Among the special features of North Wales are the narrow gauge railways that have been restored to carry tourists, although they were originally built to carry slate. In 1990 the Ffestiniog Railway began the most ambitious restoration, rebuilding the Welsh Highland Railway to run between Caernarfon and its terminus in Portmadog – a distance of 25 miles through beautiful but difficult terrain. Could the Ffestiniog marshal its skills and experience to plan and deliver the railway in the face of uncertain funding and considerable opposition?
The planning process forces us to think hard about what we are doing. The plan shows how we will reach our goal, accurately defines the time, cost and resources required, enables us to allocate and organise resources and gives us a way to measure progress. But importantly the plan convinces stakeholders we are competent for the job and creates a common understanding of what we are doing.
The project plan also has to be crystal clear about four things: the organisation’s goal, the objective of the project, the output specification andthe scope of the work. The term ‘project scope’ is generally used to embrace both the specification of the output and the scope of work.
The business case is one of three sets of documents (the others being the project plan and the contracts) which define the project at any point. All three need to be kept in harmony as the project proceeds.
The business plan basically justifies why this particular project is the best use of an organisation’s money and resources at a particular time. It should generally cover the underlying reasons for the project, stakeholder interests, options analysis (considering the best way forward and including what the consequences would be of doing nothing), benefits expected, project outline, key challenges and risks, costs and time scale, and investment appraisal. Then the whole case is evaluated and a recommendation put forward. If the business case cannot be made, the project must not be allowed to start. If the business case changes, the project plan and contracts must be reviewed and modified. If the business case ceases to exist, the project must be stopped.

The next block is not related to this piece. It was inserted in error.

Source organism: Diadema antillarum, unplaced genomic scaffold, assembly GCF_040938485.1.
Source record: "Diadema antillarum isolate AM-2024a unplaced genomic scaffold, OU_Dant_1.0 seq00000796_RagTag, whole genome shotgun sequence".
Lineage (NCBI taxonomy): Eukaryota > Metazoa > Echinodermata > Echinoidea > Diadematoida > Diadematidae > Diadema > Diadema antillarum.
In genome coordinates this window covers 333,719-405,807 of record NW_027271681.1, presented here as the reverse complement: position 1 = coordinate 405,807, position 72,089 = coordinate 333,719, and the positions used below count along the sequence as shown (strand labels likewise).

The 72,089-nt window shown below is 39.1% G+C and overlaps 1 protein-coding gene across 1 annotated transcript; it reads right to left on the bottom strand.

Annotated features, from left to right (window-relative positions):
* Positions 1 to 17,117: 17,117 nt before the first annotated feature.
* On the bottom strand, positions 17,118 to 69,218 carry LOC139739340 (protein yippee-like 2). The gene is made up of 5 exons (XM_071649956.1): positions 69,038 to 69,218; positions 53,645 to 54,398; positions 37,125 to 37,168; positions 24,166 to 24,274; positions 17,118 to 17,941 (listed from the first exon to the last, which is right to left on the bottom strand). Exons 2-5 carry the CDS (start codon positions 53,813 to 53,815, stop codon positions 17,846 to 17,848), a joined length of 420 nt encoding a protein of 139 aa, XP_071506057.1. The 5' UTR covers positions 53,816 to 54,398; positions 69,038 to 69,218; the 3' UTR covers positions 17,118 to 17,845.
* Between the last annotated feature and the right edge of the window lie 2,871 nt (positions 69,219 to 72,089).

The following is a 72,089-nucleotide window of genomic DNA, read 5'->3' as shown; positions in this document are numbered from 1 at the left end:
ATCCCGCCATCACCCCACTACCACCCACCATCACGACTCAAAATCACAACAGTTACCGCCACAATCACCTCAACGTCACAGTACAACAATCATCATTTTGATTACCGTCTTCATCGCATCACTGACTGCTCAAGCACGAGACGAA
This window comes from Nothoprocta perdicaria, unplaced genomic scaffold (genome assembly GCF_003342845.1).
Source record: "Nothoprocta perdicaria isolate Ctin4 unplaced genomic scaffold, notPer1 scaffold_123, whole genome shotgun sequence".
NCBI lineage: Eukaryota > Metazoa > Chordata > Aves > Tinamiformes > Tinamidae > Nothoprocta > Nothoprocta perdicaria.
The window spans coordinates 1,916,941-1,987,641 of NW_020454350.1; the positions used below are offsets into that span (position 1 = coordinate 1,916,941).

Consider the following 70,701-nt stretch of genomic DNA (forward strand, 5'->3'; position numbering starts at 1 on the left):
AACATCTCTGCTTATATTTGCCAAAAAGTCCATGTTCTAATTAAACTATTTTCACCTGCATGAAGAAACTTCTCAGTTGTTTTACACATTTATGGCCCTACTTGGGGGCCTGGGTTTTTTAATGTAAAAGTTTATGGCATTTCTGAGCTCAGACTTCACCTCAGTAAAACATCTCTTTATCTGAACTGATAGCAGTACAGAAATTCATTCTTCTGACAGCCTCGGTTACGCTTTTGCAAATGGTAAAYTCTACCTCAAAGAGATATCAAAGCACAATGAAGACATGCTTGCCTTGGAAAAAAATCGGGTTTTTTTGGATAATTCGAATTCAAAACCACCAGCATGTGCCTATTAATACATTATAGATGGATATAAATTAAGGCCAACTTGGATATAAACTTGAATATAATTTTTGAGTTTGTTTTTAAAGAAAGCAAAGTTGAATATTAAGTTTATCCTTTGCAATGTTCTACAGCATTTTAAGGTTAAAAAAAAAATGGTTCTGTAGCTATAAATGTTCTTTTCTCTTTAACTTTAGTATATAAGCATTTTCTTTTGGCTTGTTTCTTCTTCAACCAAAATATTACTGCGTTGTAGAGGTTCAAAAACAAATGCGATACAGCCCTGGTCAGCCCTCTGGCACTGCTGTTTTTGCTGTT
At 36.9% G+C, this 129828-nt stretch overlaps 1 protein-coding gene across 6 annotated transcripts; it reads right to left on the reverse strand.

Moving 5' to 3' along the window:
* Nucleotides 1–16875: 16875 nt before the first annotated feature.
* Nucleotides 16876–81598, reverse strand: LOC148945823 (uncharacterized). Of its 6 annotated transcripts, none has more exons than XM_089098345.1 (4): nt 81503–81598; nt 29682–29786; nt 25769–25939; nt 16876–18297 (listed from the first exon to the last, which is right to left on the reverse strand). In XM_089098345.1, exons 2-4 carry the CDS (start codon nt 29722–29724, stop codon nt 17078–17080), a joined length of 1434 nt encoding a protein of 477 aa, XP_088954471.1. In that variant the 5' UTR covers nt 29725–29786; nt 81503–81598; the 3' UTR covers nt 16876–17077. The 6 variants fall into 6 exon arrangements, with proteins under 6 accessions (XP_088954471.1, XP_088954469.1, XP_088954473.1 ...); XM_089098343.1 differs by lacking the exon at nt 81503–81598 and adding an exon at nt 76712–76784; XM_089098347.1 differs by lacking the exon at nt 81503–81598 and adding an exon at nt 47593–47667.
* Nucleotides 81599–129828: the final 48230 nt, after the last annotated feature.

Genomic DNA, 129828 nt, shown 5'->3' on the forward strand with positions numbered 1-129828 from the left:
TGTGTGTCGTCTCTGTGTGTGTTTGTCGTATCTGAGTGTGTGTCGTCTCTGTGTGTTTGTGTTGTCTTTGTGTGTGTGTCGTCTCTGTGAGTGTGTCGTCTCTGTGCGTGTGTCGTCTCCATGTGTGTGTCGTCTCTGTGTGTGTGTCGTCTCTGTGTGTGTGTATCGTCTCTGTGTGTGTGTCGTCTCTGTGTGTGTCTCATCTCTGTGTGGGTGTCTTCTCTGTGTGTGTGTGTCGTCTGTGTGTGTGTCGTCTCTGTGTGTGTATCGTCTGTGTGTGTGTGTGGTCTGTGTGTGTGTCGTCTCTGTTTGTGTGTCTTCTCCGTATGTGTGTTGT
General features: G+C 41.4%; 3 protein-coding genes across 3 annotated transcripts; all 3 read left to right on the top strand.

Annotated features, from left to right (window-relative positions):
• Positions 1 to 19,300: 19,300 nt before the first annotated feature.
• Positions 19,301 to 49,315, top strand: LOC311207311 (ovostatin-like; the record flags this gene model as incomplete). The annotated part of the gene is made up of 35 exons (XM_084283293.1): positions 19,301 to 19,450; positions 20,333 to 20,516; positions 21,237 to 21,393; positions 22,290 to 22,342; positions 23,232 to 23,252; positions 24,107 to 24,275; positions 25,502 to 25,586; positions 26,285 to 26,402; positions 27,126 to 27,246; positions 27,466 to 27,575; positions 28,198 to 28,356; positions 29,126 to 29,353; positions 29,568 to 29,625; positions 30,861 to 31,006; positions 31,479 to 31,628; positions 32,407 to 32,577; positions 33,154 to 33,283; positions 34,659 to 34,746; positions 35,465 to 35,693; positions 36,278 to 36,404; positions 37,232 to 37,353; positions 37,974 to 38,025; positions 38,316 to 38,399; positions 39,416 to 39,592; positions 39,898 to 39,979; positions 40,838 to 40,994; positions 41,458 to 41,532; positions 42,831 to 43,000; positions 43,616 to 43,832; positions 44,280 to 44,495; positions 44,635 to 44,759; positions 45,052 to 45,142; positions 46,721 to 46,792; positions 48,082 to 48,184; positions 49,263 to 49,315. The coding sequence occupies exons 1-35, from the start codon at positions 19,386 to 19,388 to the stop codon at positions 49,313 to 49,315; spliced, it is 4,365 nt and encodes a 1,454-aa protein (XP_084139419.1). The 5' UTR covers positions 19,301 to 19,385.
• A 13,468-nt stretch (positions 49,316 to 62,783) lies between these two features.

The project plan actually has two parts. The project activity plan describes what work will actually be done, how it will be phased, resourced and organised. The project management plan describes how the work will be administered, covering things like monitoring and reporting, risk management, quality audits and so forth.
The basic planning sequence is to define the specification and scope, identify the required tasks, work out the time and resources needed to do those tasks, and then calculate the cost – and then iterate until an acceptable balance can be struck and the business case is robust. Milestones can be identified to mark progress points between the start of the project and the end, and then the tasks can be identified that are necessary to get from milestone to milestone. The tasks should be arranged in a work breakdown structure. This is a hierarchical structure which arranges tasks into logical families. An organisation breakdown chart can be produced which shows all the people directly involved with the project, the organisation they work for and their role or position. Combining the work breakdown structure and the organisation breakdown structure we then then produce a responsibility chart which show who is responsible for various aspects of each task.
A milestone network can be drawn showing for each milestone, which milestones have to be achieved before it can be achieved, and which later milestones depend on it to be finished. The tasks to get from milestone to milestone can be inserted onto the milestone network from the work breakdown structure, creating a task network. The task network can then be subjected to critical path analysis to work out when the stage is predicted to finish and what the critical path is – which is the longest time path through the network and thus the sequence of tasks which needs particularly close attention.
This analysis assumes infinite resources so a further resourcing exercise has to be done to work out how everyone will be deployed across the tasks, and the network is reshaped a bit so that no-one has to be working full-time on more than one task at any time.
The process produces a time-based analysis of the project, to which cost data can be added. The whole package – specification, scope, time and cost – can be evaluated to judge whether it is acceptable or if a further iteration is required.
Johnson, P. (2018). Rebuilding the Welsh Highland Railway. Barnsley, UK: Pen & Sword Books. Morris, P. (1997). The management of projects. London: Thomas Telford.
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